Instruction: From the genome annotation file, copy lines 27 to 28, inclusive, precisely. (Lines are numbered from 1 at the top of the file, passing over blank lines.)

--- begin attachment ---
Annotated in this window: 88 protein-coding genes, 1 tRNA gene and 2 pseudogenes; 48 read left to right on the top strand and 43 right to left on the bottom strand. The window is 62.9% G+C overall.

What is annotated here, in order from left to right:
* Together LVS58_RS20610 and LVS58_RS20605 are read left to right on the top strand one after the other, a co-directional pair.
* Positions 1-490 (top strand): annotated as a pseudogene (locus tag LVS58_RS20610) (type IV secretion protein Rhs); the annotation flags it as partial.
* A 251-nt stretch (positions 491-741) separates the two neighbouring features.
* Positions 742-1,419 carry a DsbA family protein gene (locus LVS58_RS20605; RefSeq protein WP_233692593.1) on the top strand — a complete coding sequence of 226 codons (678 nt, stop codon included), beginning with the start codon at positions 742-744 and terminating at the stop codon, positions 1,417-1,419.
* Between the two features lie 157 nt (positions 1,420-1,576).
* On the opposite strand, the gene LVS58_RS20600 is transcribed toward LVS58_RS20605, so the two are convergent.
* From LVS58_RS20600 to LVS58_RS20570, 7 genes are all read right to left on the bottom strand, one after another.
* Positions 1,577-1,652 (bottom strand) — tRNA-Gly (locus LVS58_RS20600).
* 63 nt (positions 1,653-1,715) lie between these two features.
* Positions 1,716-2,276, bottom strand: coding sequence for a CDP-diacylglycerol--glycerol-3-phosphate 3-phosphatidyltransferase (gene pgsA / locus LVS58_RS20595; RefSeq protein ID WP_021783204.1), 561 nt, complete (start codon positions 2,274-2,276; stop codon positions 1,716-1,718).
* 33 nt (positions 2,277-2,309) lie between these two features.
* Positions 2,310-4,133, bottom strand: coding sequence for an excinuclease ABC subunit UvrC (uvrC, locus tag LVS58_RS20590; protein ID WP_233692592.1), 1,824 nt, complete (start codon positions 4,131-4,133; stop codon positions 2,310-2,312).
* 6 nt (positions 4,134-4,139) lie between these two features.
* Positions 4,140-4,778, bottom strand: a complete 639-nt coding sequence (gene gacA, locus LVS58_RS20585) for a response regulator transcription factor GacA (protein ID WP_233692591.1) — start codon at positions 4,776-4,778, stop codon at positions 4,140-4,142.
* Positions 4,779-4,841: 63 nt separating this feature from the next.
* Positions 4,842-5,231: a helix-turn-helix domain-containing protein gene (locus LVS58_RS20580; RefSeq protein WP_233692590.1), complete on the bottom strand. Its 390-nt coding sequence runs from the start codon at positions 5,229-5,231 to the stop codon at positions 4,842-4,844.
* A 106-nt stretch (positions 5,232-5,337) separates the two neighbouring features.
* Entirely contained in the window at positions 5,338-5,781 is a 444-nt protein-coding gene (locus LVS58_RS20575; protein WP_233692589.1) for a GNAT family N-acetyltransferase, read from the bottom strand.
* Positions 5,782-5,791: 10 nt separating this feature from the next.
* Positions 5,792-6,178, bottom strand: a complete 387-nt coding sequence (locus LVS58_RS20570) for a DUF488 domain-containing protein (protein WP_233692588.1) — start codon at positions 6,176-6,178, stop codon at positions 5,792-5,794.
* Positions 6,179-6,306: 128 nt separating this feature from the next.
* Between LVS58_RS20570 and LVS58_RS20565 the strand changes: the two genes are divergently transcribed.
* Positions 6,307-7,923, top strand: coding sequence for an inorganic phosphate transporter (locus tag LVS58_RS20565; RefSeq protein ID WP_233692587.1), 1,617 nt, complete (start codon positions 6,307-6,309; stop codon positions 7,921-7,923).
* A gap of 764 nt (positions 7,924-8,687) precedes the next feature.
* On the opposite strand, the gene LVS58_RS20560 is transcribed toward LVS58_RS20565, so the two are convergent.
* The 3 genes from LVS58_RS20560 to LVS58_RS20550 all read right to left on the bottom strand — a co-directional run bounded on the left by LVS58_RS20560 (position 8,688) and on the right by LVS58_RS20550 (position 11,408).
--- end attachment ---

* On the opposite strand, the gene LVS58_RS20560 is transcribed toward LVS58_RS20565, so the two are convergent.
* The 3 genes from LVS58_RS20560 to LVS58_RS20550 all read right to left on the bottom strand — a co-directional run bounded on the left by LVS58_RS20560 (position 8,688) and on the right by LVS58_RS20550 (position 11,408).